Because they subvert expectations at every turn, the Men might be punk rock’s most punk band. The group formed in Brooklyn in 2008 as a nasty, post-punk noise group that released vicious seven-minute epics. But with the release of 2012's Open Your Heart, the band began to experiment with genres, crossing into country, classic rock and surf music. Next, 2013's Campfire Songs EP found them going fully folk-acoustic. Just as it seemed that they would "mature," the band reinvent themselves yet again – on "Another Night," from their upcoming Tomorrow's Hits album – as a slamming blue-eyed soul group.
"We had been kickin' the horns idea around for a little while, thinking about Fun House by the Stooges, Exile on Main Street by the Stones and all those old classics Stax and Motown records," singer-guitarist Mark Perro tells Rolling Stone. "[Bassist] Ben Greenberg called up some of his jazz buddies to come in for a few hours – we tracked it entirely live, with them in the room with us. There are no overdubs on this one. It's just the sound of the seven of us going for it."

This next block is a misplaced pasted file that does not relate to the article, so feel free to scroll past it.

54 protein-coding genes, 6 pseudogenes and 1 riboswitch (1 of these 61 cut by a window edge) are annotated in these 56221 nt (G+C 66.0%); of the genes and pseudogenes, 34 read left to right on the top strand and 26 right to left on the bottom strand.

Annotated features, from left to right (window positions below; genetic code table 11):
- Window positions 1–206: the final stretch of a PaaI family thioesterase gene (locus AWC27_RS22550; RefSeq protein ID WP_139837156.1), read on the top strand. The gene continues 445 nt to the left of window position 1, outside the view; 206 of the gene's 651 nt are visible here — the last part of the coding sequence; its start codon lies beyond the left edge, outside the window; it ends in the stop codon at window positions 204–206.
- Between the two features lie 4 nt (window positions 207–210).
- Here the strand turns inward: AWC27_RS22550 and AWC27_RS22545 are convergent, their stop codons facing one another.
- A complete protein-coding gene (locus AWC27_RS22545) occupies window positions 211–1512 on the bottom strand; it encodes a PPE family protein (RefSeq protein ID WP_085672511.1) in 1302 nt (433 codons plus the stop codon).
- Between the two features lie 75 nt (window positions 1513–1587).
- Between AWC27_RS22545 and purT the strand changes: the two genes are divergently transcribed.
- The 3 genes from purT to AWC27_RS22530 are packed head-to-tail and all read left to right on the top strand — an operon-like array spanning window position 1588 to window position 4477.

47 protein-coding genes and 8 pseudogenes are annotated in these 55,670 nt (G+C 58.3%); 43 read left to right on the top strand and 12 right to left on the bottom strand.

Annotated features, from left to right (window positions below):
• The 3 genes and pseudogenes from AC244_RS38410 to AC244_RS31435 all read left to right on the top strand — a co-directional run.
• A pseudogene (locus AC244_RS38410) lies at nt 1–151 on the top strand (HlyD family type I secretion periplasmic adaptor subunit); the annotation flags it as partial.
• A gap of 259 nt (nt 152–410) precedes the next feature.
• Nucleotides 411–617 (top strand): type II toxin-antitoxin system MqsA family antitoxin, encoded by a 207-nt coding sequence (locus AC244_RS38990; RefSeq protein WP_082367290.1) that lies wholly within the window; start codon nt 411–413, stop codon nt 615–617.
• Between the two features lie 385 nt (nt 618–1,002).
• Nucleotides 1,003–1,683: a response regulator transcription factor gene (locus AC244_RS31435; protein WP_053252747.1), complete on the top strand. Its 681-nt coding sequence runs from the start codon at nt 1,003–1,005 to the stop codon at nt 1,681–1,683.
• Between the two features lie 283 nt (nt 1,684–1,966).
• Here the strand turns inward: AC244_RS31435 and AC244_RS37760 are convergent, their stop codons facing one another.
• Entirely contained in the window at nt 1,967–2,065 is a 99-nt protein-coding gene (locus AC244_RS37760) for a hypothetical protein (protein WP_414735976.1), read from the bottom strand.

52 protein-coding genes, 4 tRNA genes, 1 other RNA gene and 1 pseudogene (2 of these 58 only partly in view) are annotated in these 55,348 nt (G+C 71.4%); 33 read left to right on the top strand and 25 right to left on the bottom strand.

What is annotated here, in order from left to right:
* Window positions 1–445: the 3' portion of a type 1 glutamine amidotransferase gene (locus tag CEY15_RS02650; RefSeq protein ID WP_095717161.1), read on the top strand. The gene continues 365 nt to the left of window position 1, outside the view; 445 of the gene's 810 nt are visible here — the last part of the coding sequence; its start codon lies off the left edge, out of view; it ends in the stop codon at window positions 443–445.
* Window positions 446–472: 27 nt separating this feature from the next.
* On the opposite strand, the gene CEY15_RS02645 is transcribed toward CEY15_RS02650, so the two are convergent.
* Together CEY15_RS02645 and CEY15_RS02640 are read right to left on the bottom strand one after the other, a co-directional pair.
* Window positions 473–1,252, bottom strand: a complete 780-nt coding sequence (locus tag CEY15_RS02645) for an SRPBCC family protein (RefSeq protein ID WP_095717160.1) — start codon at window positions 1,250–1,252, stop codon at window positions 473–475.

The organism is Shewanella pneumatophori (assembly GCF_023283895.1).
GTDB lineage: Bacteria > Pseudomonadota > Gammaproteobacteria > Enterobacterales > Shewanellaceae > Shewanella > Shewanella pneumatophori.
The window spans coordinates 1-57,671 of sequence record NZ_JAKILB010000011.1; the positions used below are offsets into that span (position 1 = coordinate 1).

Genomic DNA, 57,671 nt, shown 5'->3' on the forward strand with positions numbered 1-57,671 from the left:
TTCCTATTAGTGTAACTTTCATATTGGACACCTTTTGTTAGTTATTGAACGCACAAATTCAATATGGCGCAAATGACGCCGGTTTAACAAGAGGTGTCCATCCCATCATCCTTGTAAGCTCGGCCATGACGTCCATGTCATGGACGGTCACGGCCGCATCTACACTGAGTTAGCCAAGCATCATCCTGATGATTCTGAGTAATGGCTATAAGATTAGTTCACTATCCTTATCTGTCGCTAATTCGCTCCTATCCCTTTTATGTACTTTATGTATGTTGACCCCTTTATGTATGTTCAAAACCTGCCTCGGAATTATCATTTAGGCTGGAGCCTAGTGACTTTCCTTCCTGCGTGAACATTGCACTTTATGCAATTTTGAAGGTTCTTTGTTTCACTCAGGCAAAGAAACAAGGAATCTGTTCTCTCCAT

"Another Night" opens with bouncing piano chords and soaring horns that would fit equally at home on a Johnnie Taylor or Bruce Springsteen record. The vocals come in with a loose, howling delivery, telling a classic tale of love lost while riding the vibrant rhythm. Meanwhile, the band focuses on feeling over production or perfection, creating a tune that embodies what's so great about wild and loose rock & roll. This might reference the hallmarks of classic genres, but it's remarkably fresh.
Tomorrow’s Hits is out March 4th and the Men start a tour at the beginning of that month.
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